(Bloomberg) -- Green funds sold by some of the world’s biggest asset managers are failing to live up to the climate goals set out in the Paris Agreement, according to a review of the industry conducted by London-based nonprofit InfluenceMap.

More than half of climate-themed funds flunked the test, while just over 70% of funds promising environmental, social and governance goals fell short, according to the report.

“The lack of consistency and clarity makes it difficult for investors to determine what these funds’ descriptors mean in practice,” said Daan Van Acker, an analyst at InfluenceMap. The analysis is further evidence that stronger regulation is needed for sustainable funds, he said. 

InfluenceMap’s conclusions add to concerns of greenwashing as the lucrative market for sustainable investing assets swelled last year to more than $35 trillion. The U.S. Securities and Exchange Commission and BaFin, Germany’s financial markets regulator, are currently investigating allegations that Deutsche Bank AG’s asset-management arm overstated the environmental or social credentials of some ESG-labeled investment products.

Among the world’s largest asset managers, InfluenceMap said it found shortcomings in some of the funds managed by UBS Group AG, State Street Corp. and BlackRock Inc. At the other end of the spectrum were Invesco Ltd. and BNP Paribas SA.

Anxiety around greenwashing, where the environmental benefits of an investment strategy are exaggerated or misrepresented, has intensified as a hotter planet feeds increasingly deadly weather events. Meanwhile, scientists have warned that warming is happening faster than previously feared, adding urgency to the need to steer capital away from carbon emitters.

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The International Energy Association says an immediate halt to all new fossil-fuel exploration is needed if the world is to reach the Paris Agreement’s goal of net-zero carbon emissions by 2050 and avoid deadly temperature gains that will feed more frequent floods, droughts and wildfires.

InfluenceMap looked at 723 equity funds that were marketed as ESG or as climate-related, representing more than $330 billion in total net assets. Using a scale from minus 100% to plus 100%, it ranked funds according to how well they were aligned with the goals set out in the Paris Agreement.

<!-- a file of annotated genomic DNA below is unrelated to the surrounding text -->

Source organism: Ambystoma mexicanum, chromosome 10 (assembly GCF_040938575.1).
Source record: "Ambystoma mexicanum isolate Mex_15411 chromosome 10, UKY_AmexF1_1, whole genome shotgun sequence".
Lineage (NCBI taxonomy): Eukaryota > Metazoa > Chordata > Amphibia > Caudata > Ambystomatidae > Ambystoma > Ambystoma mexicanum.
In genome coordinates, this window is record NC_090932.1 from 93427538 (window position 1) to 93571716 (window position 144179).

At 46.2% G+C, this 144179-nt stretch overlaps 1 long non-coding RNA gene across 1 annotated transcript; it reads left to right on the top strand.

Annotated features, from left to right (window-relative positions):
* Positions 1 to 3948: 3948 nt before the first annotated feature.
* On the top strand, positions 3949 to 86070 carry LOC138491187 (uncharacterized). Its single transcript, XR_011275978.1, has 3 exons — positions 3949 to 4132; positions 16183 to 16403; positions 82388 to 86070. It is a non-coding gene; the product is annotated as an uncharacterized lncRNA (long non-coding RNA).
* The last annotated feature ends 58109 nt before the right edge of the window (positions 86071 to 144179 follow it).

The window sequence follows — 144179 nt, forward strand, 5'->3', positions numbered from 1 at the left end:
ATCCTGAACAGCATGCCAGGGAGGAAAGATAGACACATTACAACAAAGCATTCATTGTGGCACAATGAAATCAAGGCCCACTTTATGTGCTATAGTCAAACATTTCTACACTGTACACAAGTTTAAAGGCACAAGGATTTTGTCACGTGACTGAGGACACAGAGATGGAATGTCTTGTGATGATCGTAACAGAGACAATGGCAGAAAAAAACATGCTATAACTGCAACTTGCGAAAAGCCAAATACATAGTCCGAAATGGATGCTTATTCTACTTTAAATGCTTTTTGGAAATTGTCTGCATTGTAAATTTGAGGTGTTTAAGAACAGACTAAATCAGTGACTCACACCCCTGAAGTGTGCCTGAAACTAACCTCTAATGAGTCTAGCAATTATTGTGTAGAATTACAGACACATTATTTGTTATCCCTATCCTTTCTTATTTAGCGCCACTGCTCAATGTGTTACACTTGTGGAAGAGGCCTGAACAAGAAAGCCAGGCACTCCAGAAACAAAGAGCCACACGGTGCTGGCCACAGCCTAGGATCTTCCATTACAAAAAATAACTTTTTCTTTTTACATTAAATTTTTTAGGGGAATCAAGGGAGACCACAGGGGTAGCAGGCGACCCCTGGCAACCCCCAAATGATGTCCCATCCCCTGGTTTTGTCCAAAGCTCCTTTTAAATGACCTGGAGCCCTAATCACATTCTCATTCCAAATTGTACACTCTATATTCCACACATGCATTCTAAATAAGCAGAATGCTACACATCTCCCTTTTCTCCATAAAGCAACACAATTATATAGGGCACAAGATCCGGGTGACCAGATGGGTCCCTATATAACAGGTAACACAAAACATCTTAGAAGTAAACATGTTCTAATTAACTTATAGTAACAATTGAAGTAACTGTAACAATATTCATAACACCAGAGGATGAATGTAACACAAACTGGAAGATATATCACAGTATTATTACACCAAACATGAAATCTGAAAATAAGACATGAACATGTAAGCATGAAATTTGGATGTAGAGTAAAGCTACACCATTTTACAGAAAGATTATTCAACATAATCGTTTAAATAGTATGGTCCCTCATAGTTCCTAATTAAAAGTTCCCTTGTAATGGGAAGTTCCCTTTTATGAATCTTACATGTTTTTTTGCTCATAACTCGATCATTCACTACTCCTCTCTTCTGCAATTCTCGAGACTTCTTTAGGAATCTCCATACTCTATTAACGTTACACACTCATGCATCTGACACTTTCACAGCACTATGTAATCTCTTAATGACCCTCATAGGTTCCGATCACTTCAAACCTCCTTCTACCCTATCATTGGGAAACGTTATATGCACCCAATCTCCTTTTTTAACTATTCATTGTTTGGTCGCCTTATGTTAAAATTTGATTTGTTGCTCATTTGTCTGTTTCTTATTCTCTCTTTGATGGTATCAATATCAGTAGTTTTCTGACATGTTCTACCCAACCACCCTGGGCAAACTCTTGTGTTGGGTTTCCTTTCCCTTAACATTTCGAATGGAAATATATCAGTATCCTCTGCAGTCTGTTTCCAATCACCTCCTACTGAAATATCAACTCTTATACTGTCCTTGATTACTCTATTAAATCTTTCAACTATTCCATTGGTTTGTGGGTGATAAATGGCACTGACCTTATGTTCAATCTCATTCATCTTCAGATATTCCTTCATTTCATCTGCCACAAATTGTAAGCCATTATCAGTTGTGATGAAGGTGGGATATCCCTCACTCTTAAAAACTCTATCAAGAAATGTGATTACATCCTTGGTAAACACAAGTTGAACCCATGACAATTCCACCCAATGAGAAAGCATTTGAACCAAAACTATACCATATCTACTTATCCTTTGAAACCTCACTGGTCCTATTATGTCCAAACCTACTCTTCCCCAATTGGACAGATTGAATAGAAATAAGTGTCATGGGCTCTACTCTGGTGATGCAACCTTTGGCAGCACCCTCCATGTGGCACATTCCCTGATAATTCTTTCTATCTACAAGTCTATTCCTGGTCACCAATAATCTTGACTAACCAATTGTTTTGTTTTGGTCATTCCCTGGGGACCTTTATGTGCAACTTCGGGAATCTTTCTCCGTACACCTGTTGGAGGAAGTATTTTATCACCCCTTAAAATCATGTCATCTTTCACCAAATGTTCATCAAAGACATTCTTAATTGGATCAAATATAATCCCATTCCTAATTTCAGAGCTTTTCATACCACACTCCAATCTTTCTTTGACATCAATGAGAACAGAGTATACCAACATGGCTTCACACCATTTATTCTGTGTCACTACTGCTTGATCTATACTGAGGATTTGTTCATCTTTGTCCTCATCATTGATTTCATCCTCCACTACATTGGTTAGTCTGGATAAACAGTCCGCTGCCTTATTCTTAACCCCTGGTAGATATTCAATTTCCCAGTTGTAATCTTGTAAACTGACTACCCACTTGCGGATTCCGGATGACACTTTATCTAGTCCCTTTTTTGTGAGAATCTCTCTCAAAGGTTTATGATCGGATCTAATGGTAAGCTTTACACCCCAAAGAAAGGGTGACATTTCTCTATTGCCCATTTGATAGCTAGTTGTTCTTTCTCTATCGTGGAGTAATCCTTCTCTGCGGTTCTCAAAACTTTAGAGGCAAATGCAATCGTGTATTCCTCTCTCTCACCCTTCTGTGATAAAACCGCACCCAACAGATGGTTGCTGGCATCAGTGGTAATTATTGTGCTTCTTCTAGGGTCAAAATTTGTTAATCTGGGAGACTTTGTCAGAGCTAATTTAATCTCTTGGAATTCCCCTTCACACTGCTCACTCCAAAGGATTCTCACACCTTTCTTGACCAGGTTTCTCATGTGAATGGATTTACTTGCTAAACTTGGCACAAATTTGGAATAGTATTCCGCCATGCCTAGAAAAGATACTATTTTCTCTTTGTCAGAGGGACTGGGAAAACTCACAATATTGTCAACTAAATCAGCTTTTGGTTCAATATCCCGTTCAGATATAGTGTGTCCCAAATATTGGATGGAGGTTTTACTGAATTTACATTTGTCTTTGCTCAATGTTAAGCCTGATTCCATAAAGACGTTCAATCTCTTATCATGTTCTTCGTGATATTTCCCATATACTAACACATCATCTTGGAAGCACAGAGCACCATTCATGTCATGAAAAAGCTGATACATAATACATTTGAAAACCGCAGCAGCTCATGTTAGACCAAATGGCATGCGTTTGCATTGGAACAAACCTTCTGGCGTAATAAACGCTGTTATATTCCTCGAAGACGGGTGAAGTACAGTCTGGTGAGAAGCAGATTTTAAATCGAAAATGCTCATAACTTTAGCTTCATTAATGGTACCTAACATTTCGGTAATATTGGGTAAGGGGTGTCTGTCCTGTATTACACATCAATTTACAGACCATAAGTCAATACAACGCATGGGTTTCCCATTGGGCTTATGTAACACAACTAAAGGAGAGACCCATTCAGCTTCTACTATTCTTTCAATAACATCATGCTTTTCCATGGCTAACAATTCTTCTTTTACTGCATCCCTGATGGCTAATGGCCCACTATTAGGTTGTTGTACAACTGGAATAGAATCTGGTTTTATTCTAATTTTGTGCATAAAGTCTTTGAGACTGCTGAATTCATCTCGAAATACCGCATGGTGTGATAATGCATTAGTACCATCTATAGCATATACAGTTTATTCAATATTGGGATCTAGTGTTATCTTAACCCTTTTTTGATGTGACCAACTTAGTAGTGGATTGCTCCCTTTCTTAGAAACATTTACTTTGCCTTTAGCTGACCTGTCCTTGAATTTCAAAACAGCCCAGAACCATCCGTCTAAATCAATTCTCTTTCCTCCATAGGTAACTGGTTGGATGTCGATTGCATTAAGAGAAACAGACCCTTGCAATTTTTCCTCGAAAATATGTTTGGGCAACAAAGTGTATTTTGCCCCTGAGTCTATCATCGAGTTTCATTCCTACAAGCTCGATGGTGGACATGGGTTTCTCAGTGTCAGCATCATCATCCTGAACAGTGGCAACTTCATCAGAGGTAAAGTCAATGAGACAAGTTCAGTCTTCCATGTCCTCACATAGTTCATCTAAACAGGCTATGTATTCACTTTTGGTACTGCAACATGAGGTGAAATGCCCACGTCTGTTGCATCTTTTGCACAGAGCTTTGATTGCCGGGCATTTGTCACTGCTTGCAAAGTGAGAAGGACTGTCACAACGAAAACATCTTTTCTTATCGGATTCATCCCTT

In the broad ESG category, 71% generated a negative score “indicating the companies within their portfolios are misaligned from global climate targets,” according to InfluenceMap. Among climate-themed funds, the nonprofit said 55% were misaligned. That said, the review also showed a “very large variation,” with some funds scoring as high as 90%. The worst, two climate-themed funds run out of China, had the lowest score of minus 42%, while a pool run by Impax Asset Management was the most aligned with the Paris accord, scoring the highest with 91%, InfluenceMap said.

Of the biggest money managers, State Street’s emerging markets Fossil Fuel Reserves Free exchange-traded fund scored minus 28% and UBS’s Global Climate Aware fund scored minus 17%.

“The study’s focus on exposures to a limited number of sectors doesn’t adequately capture the positive impact of index-based and tilting strategies,” said UBS spokesman Thomas Atkins. “This approach results in funds with a significantly lower carbon intensity and reduction of carbon risk, but which deliver benchmark returns in line with the parent index.”

State Street spokeswoman Olivia Offner said the firm offers “a range of ESG strategies, including funds aligned to the Paris Agreement and funds that meet climate objectives in other ways,” to meet investors’ different needs and risk profiles.

The InfluenceMap report also found that some climate-themed funds were exposed to the fossil-fuel industry, including companies such as TotalEnergies SE, Halliburton Co., Chevron Corp. and ExxonMobil Corp. And three funds labeled “Paris aligned” and run by UBS and Amundi SA scored between minus 40% and minus 26%, InfluenceMap said.

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The review determined that, in general, there is a “lack of consistency and clarity” in how asset managers are labeling their funds, which “makes it difficult for investors to determine what these funds’ descriptors mean in practice,” amid an absence of uniform regulations across jurisdictions.

The European Union enforced the Sustainable Finance Disclosure Regulation in March, though the rules still need to be clarified and updated. Even so, Europe is far ahead of the U.S. and Asia in tackling ESG rules across the asset management industry, and the framework it develops is likely to become a benchmark for the rest of the world.

Mobilizing the financial industry to help achieve net-zero goals will be a key challenge at the 26th UN Climate Change Conference of the Parties, or COP26, in Glasgow, which is due to take place in November.

InfluenceMap’s report, which used the Paris Agreement Capital Transition Assessment methodology, found that many funds have similar climate alignment scores to the broader market, as passive strategies spread. Even those that claim to exclude fossil fuels, for example, do not tend to show greater sustainability, the nonprofit said.

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